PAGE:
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IBA Editorial: Court Funding in Critical Condition Nationwide

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IBA-hebenstreitOne of the corner stones of our American system of jurisprudence is free and open access to the trial courts and judicial system. The ability of businesses to solve their disputes in an orderly fashion and the predictability of outcomes encourages business to be conducted in our country. The ability of our prosecutors to charge, and our system to try those accused of crimes, helps insure the pubic safety. It is a concept dating back to the Founding Fathers. But that system is in jeopardy throughout our country.

There has never been an overabundance of cash to fund the Courts, but the system has been dramatically worsened as a result of the recession and the resulting decrease in tax revenues. Without adequate sources of funding, it is easy for legislatures to cut the budgets of the judicial branch of the government—the branch that cannot raise taxes.

According to a report of the ABA, a fully funded court system receives 1 to 2% of state or local budgets. Not a significant line item, but one frequently cut. Unfortunately, unlike many other state or local agencies, the largest expense of the judicial system is the cost of personnel. To cut personnel typically translates to reduced services or a longer delay in providing the same services. In order to cope with the loss of revenue, courts around the country have adopted dramatic measures. Some courts in Iowa have closed their clerk’s office one day per week. A recent article about the San Francisco Superior Courts reported that some 40% of employees were going to suffer layoffs and 25 of 63 courtrooms were to be shuttered. Many states have delayed filling judicial vacancies and others have frozen judicial income for inordinately long periods. Others have furloughed clerical staff and others have cut the ability to have a timely jury trial.

The Courts in Georgia have seen a 25% reduction in funding over the last two years. Their current funding represents only 0.89% of the state’s overall budget. That has resulted in criminal cases taking over a year to be resolved and a reduction in court time for civil cases.

Unfortunately, the budget cuts have also come at a time when there has been an increase in need. As a result of the recession, the number of foreclosures, debt collections, and divorce/family law cases has increased dramatically. Florida has seen more than its share of foreclosure cases and has experienced quite long delays in the foreclosure process. This has resulted in many abandoned properties becoming eyesores and further deteriorating the economic value of neighborhoods. The ABA estimated that in Florida alone there had been a $10 billion dollar loss due to quantifiable costs and expenses attributed solely to court delays.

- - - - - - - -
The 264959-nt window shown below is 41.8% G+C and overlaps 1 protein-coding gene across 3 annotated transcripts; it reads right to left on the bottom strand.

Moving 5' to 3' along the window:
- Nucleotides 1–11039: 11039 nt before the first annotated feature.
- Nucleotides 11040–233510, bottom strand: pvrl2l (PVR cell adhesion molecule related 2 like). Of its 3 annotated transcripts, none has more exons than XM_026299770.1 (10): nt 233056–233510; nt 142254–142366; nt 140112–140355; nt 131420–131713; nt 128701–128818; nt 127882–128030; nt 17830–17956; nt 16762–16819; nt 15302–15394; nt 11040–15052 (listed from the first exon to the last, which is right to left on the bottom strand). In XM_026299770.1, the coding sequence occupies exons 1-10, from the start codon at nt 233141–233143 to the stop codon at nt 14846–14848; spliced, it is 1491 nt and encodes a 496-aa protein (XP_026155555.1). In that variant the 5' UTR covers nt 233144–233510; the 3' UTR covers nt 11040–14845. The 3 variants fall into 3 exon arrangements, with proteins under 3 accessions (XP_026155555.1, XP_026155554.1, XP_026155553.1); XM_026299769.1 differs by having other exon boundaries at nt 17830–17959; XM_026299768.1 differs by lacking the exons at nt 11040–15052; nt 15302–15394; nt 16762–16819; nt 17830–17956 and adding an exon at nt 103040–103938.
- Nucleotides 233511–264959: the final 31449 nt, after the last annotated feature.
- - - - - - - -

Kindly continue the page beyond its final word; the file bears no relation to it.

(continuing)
Another factor contributing to the domino effect is the rise in pro se litigants. As the need for legal services increases and the ability to pay for legal services decreases, more parties are choosing to go it alone. This also creates more pressure on the court staff and the judicial system. Funds for the Legal Services Organization have been slashed by Congress this year with the future looking even bleaker. In Indiana, the IOLTA funds have historically been helpful in funding pro bono and indigent legal service providers. Due to the lower interest rates, the funds that used to flow into the coffers from all of our trust accounts has virtually gone away—at a time when the need has risen tremendously. The Indiana Pro Bono Commission is currently weighing its options to deal with the situation on a statewide basis. The only thing for certain is that with fewer funds, the ability to serve the needs of Hoosiers will necessarily be reduced.

Until the current budget for the City of Indianapolis was recently published, it was feared that the Marion County Superior Courts would suffer significant cuts. The Executive Committee of the Superior Courts had been reviewing options how to deal with a smaller budget. Fortunately, according to two members of the Executive Committee, Judges John Hanley and Marc Rothenberg, the budget for the Courts as currently proposed is a flat line—no major reductions, but no more money. This is certainly good news and we applaud the efforts of our leaders from both parties. However with the increased need for services coupled with the increased cost of providing the same level of service, a flat line approach does amount to a budget reduction. Let’s hope that in the process of passing a budget, the City County Council does not negatively modify the flat line approach. I urge the legal community to stay informed and to communicate to our county leadership the importance of access to the courts for both civil and criminal matters.•

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  1. I have been on this program while on parole from 2011-2013. No person should be forced mentally to share private details of their personal life with total strangers. Also giving permission for a mental therapist to report to your parole agent that your not participating in group therapy because you don't have the financial mean to be in the group therapy. I was personally singled out and sent back three times for not having money and also sent back within the six month when you aren't to be sent according to state law. I will work to het this INSOMM's removed from this state. I also had twelve or thirteen parole agents with a fifteen month period. Thanks for your time.